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Snow maintenance services: Best practices for meeting client expectations in property management

By Phil Harwood, MBA

This author spent four years at Michigan State University (MSU) in East Lansing as an undergraduate student studying marketing. As a large university with 49,000 students, 11,000 faculty and staff, and a half-million alumni around the world, expectations for snow and ice services are high among all constituents. Students, staff, visitors, and others all expect clear sidewalks.

The campus was always very well-maintained during the summer, and the sidewalks were always cleared in time for morning classes during the winter. However, to deliver on these high expectations it required significant planning behind the scenes.

Creating a snow plan

It is not surprising to discover MSU’s landscape services department has in place a detailed snow response plan, available on its website for all to see. It is broken up into nine zones, each with a supervisor. Detailed zone maps indicate areas to be shovelled and plans for:

  • parking garages and ramps;
  • more than 81 ha (200 acres) of parking lots;
  • 130 km (62.5 mi) of roadways; and
  • 209 km (130 mi) of sidewalks.

Further, each zone is broken up by specific use—special events, academics, housing, parking, and contracts—to facilitate better decision-making by the ‘snow response’ teams.

Inherent in all these plans are three things: capacity, cycle time, and expectations. Large properties with many constituents place significant pressure on snow and ice professionals, and require extensive planning, organization, and preparedness. An organization may or may not have this kind of pressure in its snow and ice operations, but this author guesses the expectations of its constituents are still very high. If sidewalks, roadways, and parking areas are not clear, someone will be in the hot seat. Without implementing industry best practices for determining capacity, cycle time, and understanding the related implications, it will be very difficult to consistently meet the expectations of a company’s constituents: its customers.

Meeting clients’ expectations

It is common for snow and ice management providers to overextend themselves. Some clearly know the risks of doing so but do not necessarily have the tools or understanding to effectively manage their capacity and cycle time. Capacity, cycle time, and customer expectations must be effectively managed to be successful in the snow business.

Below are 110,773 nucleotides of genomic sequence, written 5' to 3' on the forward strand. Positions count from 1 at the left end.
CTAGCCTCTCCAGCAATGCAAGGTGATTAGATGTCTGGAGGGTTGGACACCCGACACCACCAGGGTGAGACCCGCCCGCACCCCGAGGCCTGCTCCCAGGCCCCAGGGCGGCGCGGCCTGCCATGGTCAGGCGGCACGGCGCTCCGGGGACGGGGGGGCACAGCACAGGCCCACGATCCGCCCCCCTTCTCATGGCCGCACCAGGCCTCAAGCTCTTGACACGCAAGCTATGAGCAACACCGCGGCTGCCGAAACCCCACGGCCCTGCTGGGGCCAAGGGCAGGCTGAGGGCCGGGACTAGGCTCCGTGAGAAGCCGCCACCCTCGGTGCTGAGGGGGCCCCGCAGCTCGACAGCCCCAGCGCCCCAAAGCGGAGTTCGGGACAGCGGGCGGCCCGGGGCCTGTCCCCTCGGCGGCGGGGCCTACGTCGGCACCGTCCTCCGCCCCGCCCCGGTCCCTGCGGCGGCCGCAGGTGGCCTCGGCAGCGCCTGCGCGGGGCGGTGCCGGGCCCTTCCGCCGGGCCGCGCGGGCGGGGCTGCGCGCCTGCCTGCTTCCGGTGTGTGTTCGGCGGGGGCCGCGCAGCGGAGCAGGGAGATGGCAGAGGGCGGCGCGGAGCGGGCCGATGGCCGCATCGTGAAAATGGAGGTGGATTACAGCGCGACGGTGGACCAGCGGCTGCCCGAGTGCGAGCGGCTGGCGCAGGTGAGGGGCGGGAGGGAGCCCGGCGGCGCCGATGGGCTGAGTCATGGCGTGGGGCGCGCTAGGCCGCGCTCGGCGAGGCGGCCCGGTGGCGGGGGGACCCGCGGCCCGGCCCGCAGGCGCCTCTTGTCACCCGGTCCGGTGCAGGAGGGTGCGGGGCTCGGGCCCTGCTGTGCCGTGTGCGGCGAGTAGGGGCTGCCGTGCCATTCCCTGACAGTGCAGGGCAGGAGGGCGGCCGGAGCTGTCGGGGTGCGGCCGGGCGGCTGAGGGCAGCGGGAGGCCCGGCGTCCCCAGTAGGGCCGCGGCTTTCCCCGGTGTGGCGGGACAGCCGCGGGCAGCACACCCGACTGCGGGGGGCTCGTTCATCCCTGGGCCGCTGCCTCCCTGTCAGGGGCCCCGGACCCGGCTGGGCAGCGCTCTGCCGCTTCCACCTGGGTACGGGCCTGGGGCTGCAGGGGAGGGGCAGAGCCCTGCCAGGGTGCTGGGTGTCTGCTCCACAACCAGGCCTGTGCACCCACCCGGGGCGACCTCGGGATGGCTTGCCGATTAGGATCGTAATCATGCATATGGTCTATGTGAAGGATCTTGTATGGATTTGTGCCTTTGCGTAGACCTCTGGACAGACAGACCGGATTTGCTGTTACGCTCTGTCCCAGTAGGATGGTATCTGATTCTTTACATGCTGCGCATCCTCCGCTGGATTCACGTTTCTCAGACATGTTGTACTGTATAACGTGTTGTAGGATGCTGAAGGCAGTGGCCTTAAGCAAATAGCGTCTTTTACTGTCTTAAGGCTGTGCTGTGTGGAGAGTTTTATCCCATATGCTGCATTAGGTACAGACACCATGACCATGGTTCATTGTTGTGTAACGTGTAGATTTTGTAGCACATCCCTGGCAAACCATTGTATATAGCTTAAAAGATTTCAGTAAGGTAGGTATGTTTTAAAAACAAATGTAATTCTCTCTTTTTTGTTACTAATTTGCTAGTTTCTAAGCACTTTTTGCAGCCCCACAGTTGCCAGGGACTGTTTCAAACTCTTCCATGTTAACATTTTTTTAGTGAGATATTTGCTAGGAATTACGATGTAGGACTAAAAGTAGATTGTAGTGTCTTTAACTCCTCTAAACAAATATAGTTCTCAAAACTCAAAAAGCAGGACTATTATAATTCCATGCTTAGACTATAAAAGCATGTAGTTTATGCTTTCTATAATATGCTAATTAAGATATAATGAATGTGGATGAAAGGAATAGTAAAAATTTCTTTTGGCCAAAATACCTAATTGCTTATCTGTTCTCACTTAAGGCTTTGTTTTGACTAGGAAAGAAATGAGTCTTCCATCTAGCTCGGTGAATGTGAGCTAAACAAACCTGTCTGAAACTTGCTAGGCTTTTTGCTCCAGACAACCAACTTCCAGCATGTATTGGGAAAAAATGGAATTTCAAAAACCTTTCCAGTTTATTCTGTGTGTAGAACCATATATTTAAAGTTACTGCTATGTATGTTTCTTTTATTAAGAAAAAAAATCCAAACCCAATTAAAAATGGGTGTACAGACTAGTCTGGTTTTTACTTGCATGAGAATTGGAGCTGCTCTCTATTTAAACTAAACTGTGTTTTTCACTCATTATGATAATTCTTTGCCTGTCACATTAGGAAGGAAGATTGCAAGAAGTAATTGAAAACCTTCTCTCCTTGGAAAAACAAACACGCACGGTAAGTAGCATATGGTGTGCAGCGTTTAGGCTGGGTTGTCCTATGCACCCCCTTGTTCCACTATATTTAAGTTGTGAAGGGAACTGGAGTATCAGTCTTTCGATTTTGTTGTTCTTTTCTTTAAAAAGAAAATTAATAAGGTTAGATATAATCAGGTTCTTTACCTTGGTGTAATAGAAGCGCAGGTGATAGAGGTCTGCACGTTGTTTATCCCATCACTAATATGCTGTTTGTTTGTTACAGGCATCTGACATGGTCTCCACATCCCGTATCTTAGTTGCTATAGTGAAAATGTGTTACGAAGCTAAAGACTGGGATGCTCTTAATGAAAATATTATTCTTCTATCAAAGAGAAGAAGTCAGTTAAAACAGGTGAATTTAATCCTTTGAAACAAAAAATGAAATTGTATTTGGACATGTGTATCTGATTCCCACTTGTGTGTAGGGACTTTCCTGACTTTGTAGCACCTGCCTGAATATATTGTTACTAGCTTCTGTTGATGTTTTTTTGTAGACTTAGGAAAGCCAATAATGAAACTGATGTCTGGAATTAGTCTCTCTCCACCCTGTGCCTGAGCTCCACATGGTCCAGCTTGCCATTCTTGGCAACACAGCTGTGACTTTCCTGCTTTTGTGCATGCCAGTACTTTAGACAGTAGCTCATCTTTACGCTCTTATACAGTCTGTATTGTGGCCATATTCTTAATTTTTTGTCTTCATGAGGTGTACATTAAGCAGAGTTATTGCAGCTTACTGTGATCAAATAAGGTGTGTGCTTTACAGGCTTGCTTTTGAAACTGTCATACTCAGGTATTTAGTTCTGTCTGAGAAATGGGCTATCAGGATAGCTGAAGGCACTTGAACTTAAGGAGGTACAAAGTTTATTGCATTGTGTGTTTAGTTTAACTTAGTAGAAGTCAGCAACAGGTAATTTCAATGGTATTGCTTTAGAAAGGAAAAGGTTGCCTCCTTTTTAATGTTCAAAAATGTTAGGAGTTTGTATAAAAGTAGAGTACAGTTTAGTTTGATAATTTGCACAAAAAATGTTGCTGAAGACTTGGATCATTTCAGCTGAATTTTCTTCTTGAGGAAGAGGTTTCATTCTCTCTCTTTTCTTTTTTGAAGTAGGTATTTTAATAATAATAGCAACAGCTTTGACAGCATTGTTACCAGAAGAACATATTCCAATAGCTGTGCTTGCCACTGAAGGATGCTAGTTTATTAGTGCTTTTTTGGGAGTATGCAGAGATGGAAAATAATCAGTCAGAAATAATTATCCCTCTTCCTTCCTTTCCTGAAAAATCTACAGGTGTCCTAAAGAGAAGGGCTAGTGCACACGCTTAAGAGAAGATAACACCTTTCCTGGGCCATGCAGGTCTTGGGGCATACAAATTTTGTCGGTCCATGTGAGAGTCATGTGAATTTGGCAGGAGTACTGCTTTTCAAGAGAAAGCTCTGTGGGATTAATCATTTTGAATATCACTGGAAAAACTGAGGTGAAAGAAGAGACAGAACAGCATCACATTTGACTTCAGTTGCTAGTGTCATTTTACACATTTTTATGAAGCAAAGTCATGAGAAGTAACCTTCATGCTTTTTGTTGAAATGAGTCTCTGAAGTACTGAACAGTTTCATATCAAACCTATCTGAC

If sidewalks, roadways, and parking areas are not clear, someone will be in the hot seat.
If sidewalks, roadways, and parking areas are not clear, someone will be in the hot seat.

So, exactly what is capacity? The National Hockey League’s (NHL’s) Detroit Red Wings sell out every home game. These are called capacity crowds. Capacity is what is available.

It can be easy to exceed capacity. Sometimes it cannot be helped even though everyone knows better. For example, there was controversy surrounding seating capacity at the National Football League’s (NFL’s) Cowboys Stadium for the Super Bowl in 2011. In what was seen by many as an act of greed, 15,000 temporary seats were to be installed in an effort to break the attendance record. Unfortunately, the additional seats could not be installed before game time and buyers of these seats were unable to watch the game live. Instead, they watched the game from a conference room on a screen. It is easy to oversell a capacity, especially where a lack of preparedness is involved.

One of the reasons snow contractors overextend themselves is they fail to account for client expectations. They simply count up the number of trucks they have, multiply by the cycle time they wish to achieve, and call this ‘capacity’—three trucks times five hours of cycle time equals 15 hours of capacity.

However, client expectations may have a dramatic impact on the amount of time required, which affects cycle time and resource use. In other words, client expectations are a key component of determining available capacity. However, there is a better way to determine what is required.

Calculating cycle time

Instead of starting with capacity, start with cycle time. This is the time it takes to complete work in a specified area with a specific type and size resource. For example, cycle time is how long it takes to plow a certain property one complete time, from start to finish, or for a truck to complete its entire route for a particular event.

Once cycle time has been determined, client expectations should be factored in. What could be found is the cycle time significantly increases. Only after cycle time has been adjusted to account for client expectations can an operator determine the amount of demand a property requires—how much capacity it will use up to meet this demand.

In terms of cycle time for an entire fleet and overall capacity, it is important to know the total capacity, to recognize if this is fixed, and to recognize there is only one point where it intersects with demand.

Excess capacity may exist in a low snow year or if sales are light. Similarly, capacity may be exceeded in a heavy snow year or if sales are high. Capacity may also be exceeded when customer expectations are higher than anticipated.

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